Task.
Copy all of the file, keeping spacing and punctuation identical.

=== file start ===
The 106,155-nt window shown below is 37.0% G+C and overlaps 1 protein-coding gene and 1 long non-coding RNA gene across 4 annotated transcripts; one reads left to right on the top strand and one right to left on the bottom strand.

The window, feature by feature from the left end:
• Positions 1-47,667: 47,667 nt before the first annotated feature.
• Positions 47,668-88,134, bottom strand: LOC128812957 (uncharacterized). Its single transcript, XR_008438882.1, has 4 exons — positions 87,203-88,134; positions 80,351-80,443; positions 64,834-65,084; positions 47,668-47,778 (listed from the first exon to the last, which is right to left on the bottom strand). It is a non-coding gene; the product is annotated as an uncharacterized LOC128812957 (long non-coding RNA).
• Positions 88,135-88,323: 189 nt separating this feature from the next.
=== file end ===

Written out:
The 106,155-nt window shown below is 37.0% G+C and overlaps 1 protein-coding gene and 1 long non-coding RNA gene across 4 annotated transcripts; one reads left to right on the top strand and one right to left on the bottom strand.

The window, feature by feature from the left end:
• Positions 1-47,667: 47,667 nt before the first annotated feature.
• Positions 47,668-88,134, bottom strand: LOC128812957 (uncharacterized). Its single transcript, XR_008438882.1, has 4 exons — positions 87,203-88,134; positions 80,351-80,443; positions 64,834-65,084; positions 47,668-47,778 (listed from the first exon to the last, which is right to left on the bottom strand). It is a non-coding gene; the product is annotated as an uncharacterized LOC128812957 (long non-coding RNA).
• Positions 88,135-88,323: 189 nt separating this feature from the next.